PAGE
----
The premise of Slay the Princess is simple. There’s a princess locked in a basement. You need to slay her before she escapes and destroys the world. She’ll do whatever she has to in order to stop you, but you must ignore her lies, her threats, and her sweet words and plunge a knife into her heart. At least, that’s what the Narrator says you should do. But is the Narrator to be believed? What do you want to do?
Slay the Princess is a visual novel horror game. Like many visual novels it is full of branching paths and meaningful choices for you as the player to make. Mechanically, there’s not much beyond progressing text and choosing options from a list. But the myriad ways those options can lead in order to try and discover new conclusions or new paths forward make up the joy of the game. If the idea of a choose-your-own-adventure novel is appealing to you and you don’t mind a bit of horrific imagery along the way, then there’s something for you here.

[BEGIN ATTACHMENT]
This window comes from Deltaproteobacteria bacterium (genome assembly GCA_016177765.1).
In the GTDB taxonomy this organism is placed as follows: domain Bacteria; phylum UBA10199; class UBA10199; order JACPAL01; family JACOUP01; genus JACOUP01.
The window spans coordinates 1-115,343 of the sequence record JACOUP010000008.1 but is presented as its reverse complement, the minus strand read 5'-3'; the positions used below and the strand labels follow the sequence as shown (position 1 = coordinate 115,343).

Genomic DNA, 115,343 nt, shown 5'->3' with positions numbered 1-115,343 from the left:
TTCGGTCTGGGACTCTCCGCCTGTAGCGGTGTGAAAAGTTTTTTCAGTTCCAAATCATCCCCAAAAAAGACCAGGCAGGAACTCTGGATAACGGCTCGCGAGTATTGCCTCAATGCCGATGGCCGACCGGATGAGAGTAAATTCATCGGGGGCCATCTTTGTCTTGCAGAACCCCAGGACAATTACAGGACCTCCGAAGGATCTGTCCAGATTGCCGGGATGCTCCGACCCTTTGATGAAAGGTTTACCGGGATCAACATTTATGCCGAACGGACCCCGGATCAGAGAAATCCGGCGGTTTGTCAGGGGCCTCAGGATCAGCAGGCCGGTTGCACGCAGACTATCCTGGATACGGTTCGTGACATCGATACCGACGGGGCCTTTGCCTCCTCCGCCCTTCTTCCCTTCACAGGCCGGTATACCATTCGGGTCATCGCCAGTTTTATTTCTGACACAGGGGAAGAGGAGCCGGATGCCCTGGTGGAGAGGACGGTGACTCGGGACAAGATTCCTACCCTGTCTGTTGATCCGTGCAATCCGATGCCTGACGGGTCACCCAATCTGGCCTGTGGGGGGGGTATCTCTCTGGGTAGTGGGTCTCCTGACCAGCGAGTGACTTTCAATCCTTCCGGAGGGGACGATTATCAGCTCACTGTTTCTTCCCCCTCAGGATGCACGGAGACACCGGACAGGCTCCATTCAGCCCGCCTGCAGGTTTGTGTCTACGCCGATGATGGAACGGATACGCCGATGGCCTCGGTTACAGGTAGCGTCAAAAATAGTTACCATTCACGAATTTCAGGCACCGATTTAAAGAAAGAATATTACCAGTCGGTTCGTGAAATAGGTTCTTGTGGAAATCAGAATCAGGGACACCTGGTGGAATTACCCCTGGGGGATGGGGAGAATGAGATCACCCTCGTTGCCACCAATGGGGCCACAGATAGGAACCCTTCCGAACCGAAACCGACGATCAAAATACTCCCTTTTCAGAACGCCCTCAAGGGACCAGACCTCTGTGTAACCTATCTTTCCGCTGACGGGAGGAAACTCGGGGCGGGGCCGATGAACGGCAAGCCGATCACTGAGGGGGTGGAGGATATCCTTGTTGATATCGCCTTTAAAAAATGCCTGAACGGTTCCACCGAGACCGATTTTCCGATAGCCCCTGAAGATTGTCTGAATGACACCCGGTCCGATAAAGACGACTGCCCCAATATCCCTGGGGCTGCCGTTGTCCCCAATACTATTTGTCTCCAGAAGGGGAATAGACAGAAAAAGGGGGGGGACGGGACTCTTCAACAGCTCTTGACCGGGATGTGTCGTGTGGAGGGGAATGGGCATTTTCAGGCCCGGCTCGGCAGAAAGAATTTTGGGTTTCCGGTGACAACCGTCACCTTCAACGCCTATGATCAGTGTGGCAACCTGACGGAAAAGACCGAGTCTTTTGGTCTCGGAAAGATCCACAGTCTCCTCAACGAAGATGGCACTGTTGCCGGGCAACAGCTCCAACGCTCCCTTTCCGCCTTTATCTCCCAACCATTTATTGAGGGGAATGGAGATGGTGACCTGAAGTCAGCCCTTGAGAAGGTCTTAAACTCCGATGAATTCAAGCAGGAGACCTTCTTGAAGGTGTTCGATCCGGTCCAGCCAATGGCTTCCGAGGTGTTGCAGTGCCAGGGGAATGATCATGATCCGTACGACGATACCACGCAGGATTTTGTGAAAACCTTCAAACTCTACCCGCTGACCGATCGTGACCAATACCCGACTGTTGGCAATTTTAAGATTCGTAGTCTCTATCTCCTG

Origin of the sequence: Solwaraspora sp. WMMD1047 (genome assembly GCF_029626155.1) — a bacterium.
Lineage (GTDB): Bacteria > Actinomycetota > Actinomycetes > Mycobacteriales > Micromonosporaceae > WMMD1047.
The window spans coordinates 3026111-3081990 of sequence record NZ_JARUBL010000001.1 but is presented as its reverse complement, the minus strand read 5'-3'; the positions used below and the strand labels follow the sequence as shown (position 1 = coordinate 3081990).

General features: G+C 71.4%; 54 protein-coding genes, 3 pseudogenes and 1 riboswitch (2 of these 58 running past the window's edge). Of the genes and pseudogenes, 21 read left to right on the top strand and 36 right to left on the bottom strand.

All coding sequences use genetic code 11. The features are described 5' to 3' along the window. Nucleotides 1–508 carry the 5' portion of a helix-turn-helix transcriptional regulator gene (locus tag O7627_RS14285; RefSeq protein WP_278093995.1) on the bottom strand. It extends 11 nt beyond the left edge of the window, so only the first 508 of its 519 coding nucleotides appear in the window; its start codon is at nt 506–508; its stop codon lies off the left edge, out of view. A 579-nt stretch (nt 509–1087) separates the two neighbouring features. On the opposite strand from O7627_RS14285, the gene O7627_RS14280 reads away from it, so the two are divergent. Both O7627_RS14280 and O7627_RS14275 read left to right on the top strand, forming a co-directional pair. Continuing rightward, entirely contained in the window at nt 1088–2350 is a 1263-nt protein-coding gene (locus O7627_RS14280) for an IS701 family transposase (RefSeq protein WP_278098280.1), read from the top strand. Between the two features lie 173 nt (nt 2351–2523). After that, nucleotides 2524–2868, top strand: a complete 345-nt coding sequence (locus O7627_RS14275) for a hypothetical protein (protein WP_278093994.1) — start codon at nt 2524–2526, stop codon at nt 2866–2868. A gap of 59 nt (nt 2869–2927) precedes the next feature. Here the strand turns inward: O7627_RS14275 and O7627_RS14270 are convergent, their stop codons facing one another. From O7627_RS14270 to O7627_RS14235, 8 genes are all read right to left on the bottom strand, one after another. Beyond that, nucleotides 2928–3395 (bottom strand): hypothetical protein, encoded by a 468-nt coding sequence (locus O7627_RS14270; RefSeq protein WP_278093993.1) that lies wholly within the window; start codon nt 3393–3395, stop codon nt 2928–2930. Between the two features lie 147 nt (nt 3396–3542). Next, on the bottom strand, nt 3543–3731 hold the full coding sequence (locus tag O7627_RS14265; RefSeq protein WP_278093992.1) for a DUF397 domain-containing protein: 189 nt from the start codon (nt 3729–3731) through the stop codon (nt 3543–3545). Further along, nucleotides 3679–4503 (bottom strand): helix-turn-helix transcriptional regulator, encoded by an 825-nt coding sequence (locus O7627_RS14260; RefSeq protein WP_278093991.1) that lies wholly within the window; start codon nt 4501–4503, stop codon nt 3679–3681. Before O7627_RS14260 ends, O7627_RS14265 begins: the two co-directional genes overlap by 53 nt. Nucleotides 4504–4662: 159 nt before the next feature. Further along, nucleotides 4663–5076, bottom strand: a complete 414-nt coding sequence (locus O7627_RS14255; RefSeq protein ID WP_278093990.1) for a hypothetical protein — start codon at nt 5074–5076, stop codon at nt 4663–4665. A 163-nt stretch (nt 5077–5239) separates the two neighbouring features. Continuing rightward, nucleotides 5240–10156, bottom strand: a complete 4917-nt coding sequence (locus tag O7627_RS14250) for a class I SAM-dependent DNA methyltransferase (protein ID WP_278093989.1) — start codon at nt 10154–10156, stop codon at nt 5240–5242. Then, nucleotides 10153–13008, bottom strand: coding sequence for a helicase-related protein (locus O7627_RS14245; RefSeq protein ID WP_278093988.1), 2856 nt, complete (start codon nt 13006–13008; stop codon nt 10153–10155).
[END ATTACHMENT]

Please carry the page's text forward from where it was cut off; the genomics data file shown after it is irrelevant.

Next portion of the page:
Let’s start with the visuals. Slay the Princess has an art style that looks like sketches in a sketchbook. Most of the locations in the game are rendered in black and white. The one splash of color you can expect to see is blood, red as crimson in the otherwise grayscale world. This all works with the tone of the game and the quality of the artwork is quite solid, especially the horror elements. When the beautiful princess inevitably goes mask off and becomes one of the many horrific forms you can discover even in just the demo, it’s a great moment. The variety of expressions she conveys from the coy to the seductive to the arrogant to the unsettling provides a fun visual to take in while appreciating the text and the voicework. And just as the Princess herself changes based on how you engage with her, the environment does too. There aren’t a lot of unique locations in the game: the woods, the cabin exterior, the upper floor of the cabin, and the basement basically cover the lot. But these areas change in response to what you do, and looking for cues at what you’ve done to the world around you can make the artwork more compelling.